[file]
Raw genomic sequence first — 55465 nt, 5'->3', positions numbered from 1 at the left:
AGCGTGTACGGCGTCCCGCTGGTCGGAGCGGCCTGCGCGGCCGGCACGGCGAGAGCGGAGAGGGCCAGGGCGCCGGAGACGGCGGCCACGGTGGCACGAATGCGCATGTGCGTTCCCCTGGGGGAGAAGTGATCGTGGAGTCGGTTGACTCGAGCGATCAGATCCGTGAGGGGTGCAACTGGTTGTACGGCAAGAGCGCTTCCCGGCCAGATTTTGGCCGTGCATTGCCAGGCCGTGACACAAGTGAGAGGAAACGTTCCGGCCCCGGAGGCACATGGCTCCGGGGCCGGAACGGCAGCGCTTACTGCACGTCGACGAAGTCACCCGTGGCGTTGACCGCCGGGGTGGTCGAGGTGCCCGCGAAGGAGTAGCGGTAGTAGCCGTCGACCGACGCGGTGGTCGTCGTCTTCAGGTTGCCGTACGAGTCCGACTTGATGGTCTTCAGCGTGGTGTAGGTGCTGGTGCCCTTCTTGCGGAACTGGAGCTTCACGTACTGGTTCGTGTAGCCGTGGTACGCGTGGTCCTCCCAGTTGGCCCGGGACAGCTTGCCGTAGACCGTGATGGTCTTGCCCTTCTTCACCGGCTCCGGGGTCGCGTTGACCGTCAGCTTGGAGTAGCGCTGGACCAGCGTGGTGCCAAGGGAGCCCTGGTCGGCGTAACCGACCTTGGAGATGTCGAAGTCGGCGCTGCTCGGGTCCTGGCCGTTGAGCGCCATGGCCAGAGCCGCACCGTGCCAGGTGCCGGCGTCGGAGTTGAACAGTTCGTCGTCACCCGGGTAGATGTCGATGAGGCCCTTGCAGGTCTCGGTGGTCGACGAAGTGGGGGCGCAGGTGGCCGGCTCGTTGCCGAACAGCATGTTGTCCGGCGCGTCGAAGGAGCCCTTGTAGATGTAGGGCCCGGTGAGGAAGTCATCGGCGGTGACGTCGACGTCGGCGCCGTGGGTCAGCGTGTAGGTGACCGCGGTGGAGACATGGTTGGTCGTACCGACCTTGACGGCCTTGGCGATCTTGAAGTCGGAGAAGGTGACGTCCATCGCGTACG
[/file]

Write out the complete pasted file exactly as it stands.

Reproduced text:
Raw genomic sequence first — 55465 nt, 5'->3', positions numbered from 1 at the left:
AGCGTGTACGGCGTCCCGCTGGTCGGAGCGGCCTGCGCGGCCGGCACGGCGAGAGCGGAGAGGGCCAGGGCGCCGGAGACGGCGGCCACGGTGGCACGAATGCGCATGTGCGTTCCCCTGGGGGAGAAGTGATCGTGGAGTCGGTTGACTCGAGCGATCAGATCCGTGAGGGGTGCAACTGGTTGTACGGCAAGAGCGCTTCCCGGCCAGATTTTGGCCGTGCATTGCCAGGCCGTGACACAAGTGAGAGGAAACGTTCCGGCCCCGGAGGCACATGGCTCCGGGGCCGGAACGGCAGCGCTTACTGCACGTCGACGAAGTCACCCGTGGCGTTGACCGCCGGGGTGGTCGAGGTGCCCGCGAAGGAGTAGCGGTAGTAGCCGTCGACCGACGCGGTGGTCGTCGTCTTCAGGTTGCCGTACGAGTCCGACTTGATGGTCTTCAGCGTGGTGTAGGTGCTGGTGCCCTTCTTGCGGAACTGGAGCTTCACGTACTGGTTCGTGTAGCCGTGGTACGCGTGGTCCTCCCAGTTGGCCCGGGACAGCTTGCCGTAGACCGTGATGGTCTTGCCCTTCTTCACCGGCTCCGGGGTCGCGTTGACCGTCAGCTTGGAGTAGCGCTGGACCAGCGTGGTGCCAAGGGAGCCCTGGTCGGCGTAACCGACCTTGGAGATGTCGAAGTCGGCGCTGCTCGGGTCCTGGCCGTTGAGCGCCATGGCCAGAGCCGCACCGTGCCAGGTGCCGGCGTCGGAGTTGAACAGTTCGTCGTCACCCGGGTAGATGTCGATGAGGCCCTTGCAGGTCTCGGTGGTCGACGAAGTGGGGGCGCAGGTGGCCGGCTCGTTGCCGAACAGCATGTTGTCCGGCGCGTCGAAGGAGCCCTTGTAGATGTAGGGCCCGGTGAGGAAGTCATCGGCGGTGACGTCGACGTCGGCGCCGTGGGTCAGCGTGTAGGTGACCGCGGTGGAGACATGGTTGGTCGTACCGACCTTGACGGCCTTGGCGATCTTGAAGTCGGAGAAGGTGACGTCCATCGCGTACG